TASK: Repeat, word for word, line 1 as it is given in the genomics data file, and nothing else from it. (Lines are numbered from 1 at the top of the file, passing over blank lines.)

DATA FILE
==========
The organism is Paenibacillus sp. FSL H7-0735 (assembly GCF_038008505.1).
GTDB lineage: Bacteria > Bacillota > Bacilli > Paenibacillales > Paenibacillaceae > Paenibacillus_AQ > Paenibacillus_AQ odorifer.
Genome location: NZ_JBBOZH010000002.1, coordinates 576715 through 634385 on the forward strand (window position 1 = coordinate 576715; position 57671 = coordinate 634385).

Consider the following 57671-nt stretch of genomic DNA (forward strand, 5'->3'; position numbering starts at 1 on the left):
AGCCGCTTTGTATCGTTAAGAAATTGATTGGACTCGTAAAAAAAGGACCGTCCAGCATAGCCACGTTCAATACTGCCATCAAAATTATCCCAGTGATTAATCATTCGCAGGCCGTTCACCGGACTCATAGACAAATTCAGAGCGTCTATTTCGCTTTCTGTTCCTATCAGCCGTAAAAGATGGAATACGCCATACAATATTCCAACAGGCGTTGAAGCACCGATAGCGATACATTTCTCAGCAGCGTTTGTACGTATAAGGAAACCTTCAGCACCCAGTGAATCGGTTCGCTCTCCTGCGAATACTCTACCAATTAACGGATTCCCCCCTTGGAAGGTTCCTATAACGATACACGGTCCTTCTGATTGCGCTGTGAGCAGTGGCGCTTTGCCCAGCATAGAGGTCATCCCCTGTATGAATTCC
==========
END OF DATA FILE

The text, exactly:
The organism is Paenibacillus sp. FSL H7-0735 (assembly GCF_038008505.1).